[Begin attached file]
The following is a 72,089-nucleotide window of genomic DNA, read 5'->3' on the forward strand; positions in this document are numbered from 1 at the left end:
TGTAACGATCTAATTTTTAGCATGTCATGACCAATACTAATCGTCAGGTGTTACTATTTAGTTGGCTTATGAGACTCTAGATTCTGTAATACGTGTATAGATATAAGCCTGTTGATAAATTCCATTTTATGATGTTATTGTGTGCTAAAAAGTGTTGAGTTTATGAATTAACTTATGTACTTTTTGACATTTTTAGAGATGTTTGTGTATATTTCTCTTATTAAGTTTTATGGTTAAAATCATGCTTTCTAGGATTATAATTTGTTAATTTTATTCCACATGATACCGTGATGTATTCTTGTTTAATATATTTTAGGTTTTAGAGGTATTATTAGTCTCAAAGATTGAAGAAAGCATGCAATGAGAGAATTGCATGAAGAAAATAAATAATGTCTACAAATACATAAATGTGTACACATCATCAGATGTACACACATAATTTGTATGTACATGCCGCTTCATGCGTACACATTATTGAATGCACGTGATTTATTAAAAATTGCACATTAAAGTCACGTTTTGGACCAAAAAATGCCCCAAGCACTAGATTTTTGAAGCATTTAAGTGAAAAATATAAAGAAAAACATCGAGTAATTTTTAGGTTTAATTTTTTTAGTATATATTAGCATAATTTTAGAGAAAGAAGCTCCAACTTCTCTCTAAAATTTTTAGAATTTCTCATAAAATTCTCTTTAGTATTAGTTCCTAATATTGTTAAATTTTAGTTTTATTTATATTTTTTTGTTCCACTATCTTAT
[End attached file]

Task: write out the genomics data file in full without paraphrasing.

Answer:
The following is a 72,089-nucleotide window of genomic DNA, read 5'->3' on the forward strand; positions in this document are numbered from 1 at the left end:
TGTAACGATCTAATTTTTAGCATGTCATGACCAATACTAATCGTCAGGTGTTACTATTTAGTTGGCTTATGAGACTCTAGATTCTGTAATACGTGTATAGATATAAGCCTGTTGATAAATTCCATTTTATGATGTTATTGTGTGCTAAAAAGTGTTGAGTTTATGAATTAACTTATGTACTTTTTGACATTTTTAGAGATGTTTGTGTATATTTCTCTTATTAAGTTTTATGGTTAAAATCATGCTTTCTAGGATTATAATTTGTTAATTTTATTCCACATGATACCGTGATGTATTCTTGTTTAATATATTTTAGGTTTTAGAGGTATTATTAGTCTCAAAGATTGAAGAAAGCATGCAATGAGAGAATTGCATGAAGAAAATAAATAATGTCTACAAATACATAAATGTGTACACATCATCAGATGTACACACATAATTTGTATGTACATGCCGCTTCATGCGTACACATTATTGAATGCACGTGATTTATTAAAAATTGCACATTAAAGTCACGTTTTGGACCAAAAAATGCCCCAAGCACTAGATTTTTGAAGCATTTAAGTGAAAAATATAAAGAAAAACATCGAGTAATTTTTAGGTTTAATTTTTTTAGTATATATTAGCATAATTTTAGAGAAAGAAGCTCCAACTTCTCTCTAAAATTTTTAGAATTTCTCATAAAATTCTCTTTAGTATTAGTTCCTAATATTGTTAAATTTTAGTTTTATTTATATTTTTTTGTTCCACTATCTTAT